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Review of Joanne Meyerowitz, How Sex Changed (2002)

Review of Joanne Meyerowitz, How Sex Changed (2002)

©2002, 2013 by Dallas Denny & Taylor & Francis, Inc. The official version of the review is available at Taylor & Francis Online. My scans can be viewed from the button below.

Source: Dallas Denny. (2003, 1 August). Review of Joanne Meyerowitz, How Sex Changed (2002, Harvard University Press). Journal of Sex Research, (40)3, 316-317.



Joanne Meyerowitz. (2002). How Sex Changed: A History of Transsexuality in the United States. Cambridge, MA: Harvard University Press.


Journal of Sex Research Pages (PDF)


Review of Joanne Meyerowitz, How Sex Changed

By Dallas Denny


I was prepared to dislike JoAnne Meyerowitz’ How Sex Changed, for its title suggested it was a work I would have liked to have written: a history of transsexualism in the United States.From the first page, though, I found myself absorbed—both because the subject is dear to my heart and because Meyerowitz writes in a clear and engaging fashion. I found myself liking her book so much I paced myself, reading it in snatches, two or three pages at a time, so as to be better savor it.

I must admit, I could not find fault with How Sex Changed in regard to scholarship. Meyerowitz, a historian, cites publications and correspondence of which I was unaware—and not just once or twice, but repeatedly, throughout the manuscript. She has unearthed a wealth of obscure citations from hard-to-find sources like Sexology and other popular magazines of the early twentieth century, and she obviously delved deeply into the personal collections of early players like Drs. Harry Benjamin, Robert Stoller, and Virginia Prince, a task that would have taken her across the U.S. at least once, with a side trip to Copenhagen to view the Christine Jorgensen Collection of the Royal Danish Library.

Nor could I fault the book for its perspective. Meyerowitz consistently shows insight and compassion towards all involved: both transsexuals like Reed Erickson, who, through a private foundation, funded much of the early academic work and the first gender identity clinic in the U.S.; and physicians like endocrinologist Harry Benjamin and surgeon Elmer Belt, who sympathized with the plight of transsexuals and aided them when no one else would do so. Meyerowitz acknowledges the struggles of those desperate to change sex in the pre-Jorgensen era and gives credit to the overlooked outreach work of early transsexuals and nontranssexual transgendered individuals like Louise Lawrence—on whom, according to Meyerowitz, both Harry Benjamin and Alfred Kinsey relied for information on transsexualism.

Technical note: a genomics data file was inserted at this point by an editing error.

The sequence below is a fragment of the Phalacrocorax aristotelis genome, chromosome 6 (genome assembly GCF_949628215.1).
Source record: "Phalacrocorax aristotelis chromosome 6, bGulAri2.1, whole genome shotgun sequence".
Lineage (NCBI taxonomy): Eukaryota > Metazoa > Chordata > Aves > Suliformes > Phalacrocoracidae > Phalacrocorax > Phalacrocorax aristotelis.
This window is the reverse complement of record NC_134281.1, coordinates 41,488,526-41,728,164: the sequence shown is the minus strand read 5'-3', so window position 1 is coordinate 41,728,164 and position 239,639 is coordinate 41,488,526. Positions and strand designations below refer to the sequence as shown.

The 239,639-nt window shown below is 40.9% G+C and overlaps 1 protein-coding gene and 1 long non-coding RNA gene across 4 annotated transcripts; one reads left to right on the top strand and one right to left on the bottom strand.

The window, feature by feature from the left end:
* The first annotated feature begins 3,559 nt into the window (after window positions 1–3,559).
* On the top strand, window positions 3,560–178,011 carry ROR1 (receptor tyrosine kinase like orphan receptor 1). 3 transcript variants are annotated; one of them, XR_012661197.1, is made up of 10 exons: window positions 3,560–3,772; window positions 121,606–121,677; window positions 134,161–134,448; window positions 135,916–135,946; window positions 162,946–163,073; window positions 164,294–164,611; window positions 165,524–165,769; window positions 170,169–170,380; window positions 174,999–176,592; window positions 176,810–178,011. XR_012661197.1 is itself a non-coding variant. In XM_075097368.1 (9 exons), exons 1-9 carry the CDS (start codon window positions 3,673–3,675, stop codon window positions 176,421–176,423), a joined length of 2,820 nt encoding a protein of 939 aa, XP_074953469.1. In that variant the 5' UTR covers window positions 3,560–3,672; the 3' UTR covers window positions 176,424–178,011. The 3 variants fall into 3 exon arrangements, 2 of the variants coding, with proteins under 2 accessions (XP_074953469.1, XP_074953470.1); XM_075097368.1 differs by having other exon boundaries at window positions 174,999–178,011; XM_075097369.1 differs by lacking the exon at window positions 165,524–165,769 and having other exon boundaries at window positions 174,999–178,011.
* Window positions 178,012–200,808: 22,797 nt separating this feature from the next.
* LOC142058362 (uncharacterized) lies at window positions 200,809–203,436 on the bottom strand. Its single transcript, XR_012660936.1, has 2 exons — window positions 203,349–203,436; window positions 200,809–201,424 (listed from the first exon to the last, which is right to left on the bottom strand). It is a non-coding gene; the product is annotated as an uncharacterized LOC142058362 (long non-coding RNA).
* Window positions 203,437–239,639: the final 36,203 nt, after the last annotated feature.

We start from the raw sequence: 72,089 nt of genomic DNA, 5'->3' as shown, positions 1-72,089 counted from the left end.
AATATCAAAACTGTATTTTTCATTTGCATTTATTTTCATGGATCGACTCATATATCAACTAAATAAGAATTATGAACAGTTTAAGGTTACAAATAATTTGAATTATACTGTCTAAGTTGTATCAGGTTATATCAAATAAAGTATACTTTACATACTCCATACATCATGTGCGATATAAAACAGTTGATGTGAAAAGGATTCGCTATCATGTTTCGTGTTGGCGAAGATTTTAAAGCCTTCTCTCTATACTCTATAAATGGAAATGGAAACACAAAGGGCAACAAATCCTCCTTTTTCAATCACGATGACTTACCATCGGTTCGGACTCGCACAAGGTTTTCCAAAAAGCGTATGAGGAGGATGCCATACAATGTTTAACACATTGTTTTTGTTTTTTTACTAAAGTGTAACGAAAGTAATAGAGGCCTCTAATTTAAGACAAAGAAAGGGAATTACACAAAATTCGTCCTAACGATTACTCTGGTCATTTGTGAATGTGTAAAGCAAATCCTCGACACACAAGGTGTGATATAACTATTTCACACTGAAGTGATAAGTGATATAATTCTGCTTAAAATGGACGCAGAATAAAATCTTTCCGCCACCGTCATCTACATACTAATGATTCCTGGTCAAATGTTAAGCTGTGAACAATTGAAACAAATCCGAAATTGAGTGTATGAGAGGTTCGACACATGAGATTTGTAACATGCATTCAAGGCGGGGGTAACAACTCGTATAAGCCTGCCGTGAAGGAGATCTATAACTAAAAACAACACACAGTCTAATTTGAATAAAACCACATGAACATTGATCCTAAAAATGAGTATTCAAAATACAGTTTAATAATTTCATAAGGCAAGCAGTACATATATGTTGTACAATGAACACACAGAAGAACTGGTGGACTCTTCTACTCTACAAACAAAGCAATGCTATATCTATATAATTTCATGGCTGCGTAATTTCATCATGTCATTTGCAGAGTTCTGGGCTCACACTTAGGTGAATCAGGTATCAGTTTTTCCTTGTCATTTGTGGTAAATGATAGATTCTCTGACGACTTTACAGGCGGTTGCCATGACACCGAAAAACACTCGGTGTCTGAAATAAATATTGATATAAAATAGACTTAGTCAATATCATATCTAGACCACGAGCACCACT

I found the account of the first half of the century particularly useful, as Meyerowitz discusses in detail individuals, events, and publications which have for the most part escaped notice of other scholars—including myself. She even notes the names and gives historical details of those who had early forms of sex reassignment surgery in 1920s Germany.

Meyerowitz traces, among other things, the circumstances which led to the opening of the United States’ first gender clinic at Johns Hopkins, and its eventual closing after the publication of a now-discredited outcome study by Meyer & Reter (1979); the formation of the Harry Benjamin International Gender Dysphoria Association; and the rise of transgender activism.

Initially, I thought the text was biased toward the West Coast, but after reflection I came to the conclusion that it merely lacks the East-coast bias of so many transgender historical texts. Meyerowitz gives equal attention to events in San Francisco and New York. She also avoids the usual bias towards male-to-female transsexualism; full consideration is given to female-to-male transsexualism.

A central theme in How Sex Changed is the change over time in the ways Americans, both transsexuals and nontranssexual, have conceptualized sex and sexuality. Meyerowitz goes into considerable detail on the theory of human bisexuality, which holds that “maleness” and “femaleness” lie on a Likert-like continuum, with few of us on the extreme male or female ends. She traces the theory from its birth in the late 1800s and early 1900s, when “a growing number of scientists in Europe and the United States began to challenge the [then prevalent] notion of separate and opposite sexes” (p. 22), to its peak in the 1950s and 1960s, when it was used by Christine Jorgensen, Harry Benjamin, and others to describe transsexualism: “A 100 per cent man, or a 100 per cent woman does not exist. We all have rudiments of the hermaphrodite (dual sex) state within us” (Jorgensen, 1953, quoted in Meyerowitz, p. 101). Meyerowitz notes that the theory lent itself to the idea that transsexuals were victims of an imbalance both glandular and hence psychological in nature—”lost between the sexes” (Jorgensen’s term, according to Meyerowitz, p. 66). Meyerowitz describes the tensions between the human bisexuality model and the bipolar model favored by psychiatrists, who have traditionally looked upon sex reassignment with disfavor.

If I have a criticism of How Sex Changed, it is that it ends two decades before the close of the century. Meyerowitz checks out around 1980, dedicating but two pages to the tumultuous events of the past 23 years. I can only hope she is preparing a second volume.


Meyer, J., & Reter, D. (1979). Sex reassignment: Follow-up. Archives of General Psychiatry, 36(9), 1010-1015.